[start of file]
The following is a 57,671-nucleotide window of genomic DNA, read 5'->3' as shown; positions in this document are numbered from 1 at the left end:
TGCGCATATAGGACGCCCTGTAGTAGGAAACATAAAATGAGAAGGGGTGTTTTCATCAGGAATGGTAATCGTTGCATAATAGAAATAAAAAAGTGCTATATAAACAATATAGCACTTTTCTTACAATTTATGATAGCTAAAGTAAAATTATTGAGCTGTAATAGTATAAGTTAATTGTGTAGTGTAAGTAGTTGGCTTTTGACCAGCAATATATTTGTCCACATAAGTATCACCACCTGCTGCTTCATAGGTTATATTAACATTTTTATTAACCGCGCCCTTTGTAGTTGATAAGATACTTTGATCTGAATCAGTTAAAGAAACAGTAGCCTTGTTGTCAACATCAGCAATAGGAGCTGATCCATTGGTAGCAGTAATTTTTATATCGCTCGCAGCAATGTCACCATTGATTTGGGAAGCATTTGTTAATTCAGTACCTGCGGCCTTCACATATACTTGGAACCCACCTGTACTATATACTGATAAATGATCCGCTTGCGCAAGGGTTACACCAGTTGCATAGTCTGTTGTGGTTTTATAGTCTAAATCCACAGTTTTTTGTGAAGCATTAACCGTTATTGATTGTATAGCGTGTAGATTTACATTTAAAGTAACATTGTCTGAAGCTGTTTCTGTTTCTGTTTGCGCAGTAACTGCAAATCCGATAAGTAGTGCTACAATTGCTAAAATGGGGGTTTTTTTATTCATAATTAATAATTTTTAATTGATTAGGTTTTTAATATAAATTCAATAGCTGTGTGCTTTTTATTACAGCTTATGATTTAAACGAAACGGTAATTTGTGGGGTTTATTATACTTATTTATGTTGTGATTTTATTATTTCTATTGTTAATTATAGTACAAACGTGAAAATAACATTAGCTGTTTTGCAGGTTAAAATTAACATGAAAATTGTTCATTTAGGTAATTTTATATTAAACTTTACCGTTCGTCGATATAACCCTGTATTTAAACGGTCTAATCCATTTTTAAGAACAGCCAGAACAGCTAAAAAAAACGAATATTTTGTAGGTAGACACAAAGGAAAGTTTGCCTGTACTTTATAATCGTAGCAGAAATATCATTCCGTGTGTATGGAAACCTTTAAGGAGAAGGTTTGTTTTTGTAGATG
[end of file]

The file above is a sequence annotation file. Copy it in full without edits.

The following is a 57,671-nucleotide window of genomic DNA, read 5'->3' as shown; positions in this document are numbered from 1 at the left end:
TGCGCATATAGGACGCCCTGTAGTAGGAAACATAAAATGAGAAGGGGTGTTTTCATCAGGAATGGTAATCGTTGCATAATAGAAATAAAAAAGTGCTATATAAACAATATAGCACTTTTCTTACAATTTATGATAGCTAAAGTAAAATTATTGAGCTGTAATAGTATAAGTTAATTGTGTAGTGTAAGTAGTTGGCTTTTGACCAGCAATATATTTGTCCACATAAGTATCACCACCTGCTGCTTCATAGGTTATATTAACATTTTTATTAACCGCGCCCTTTGTAGTTGATAAGATACTTTGATCTGAATCAGTTAAAGAAACAGTAGCCTTGTTGTCAACATCAGCAATAGGAGCTGATCCATTGGTAGCAGTAATTTTTATATCGCTCGCAGCAATGTCACCATTGATTTGGGAAGCATTTGTTAATTCAGTACCTGCGGCCTTCACATATACTTGGAACCCACCTGTACTATATACTGATAAATGATCCGCTTGCGCAAGGGTTACACCAGTTGCATAGTCTGTTGTGGTTTTATAGTCTAAATCCACAGTTTTTTGTGAAGCATTAACCGTTATTGATTGTATAGCGTGTAGATTTACATTTAAAGTAACATTGTCTGAAGCTGTTTCTGTTTCTGTTTGCGCAGTAACTGCAAATCCGATAAGTAGTGCTACAATTGCTAAAATGGGGGTTTTTTTATTCATAATTAATAATTTTTAATTGATTAGGTTTTTAATATAAATTCAATAGCTGTGTGCTTTTTATTACAGCTTATGATTTAAACGAAACGGTAATTTGTGGGGTTTATTATACTTATTTATGTTGTGATTTTATTATTTCTATTGTTAATTATAGTACAAACGTGAAAATAACATTAGCTGTTTTGCAGGTTAAAATTAACATGAAAATTGTTCATTTAGGTAATTTTATATTAAACTTTACCGTTCGTCGATATAACCCTGTATTTAAACGGTCTAATCCATTTTTAAGAACAGCCAGAACAGCTAAAAAAAACGAATATTTTGTAGGTAGACACAAAGGAAAGTTTGCCTGTACTTTATAATCGTAGCAGAAATATCATTCCGTGTGTATGGAAACCTTTAAGGAGAAGGTTTGTTTTTGTAGATG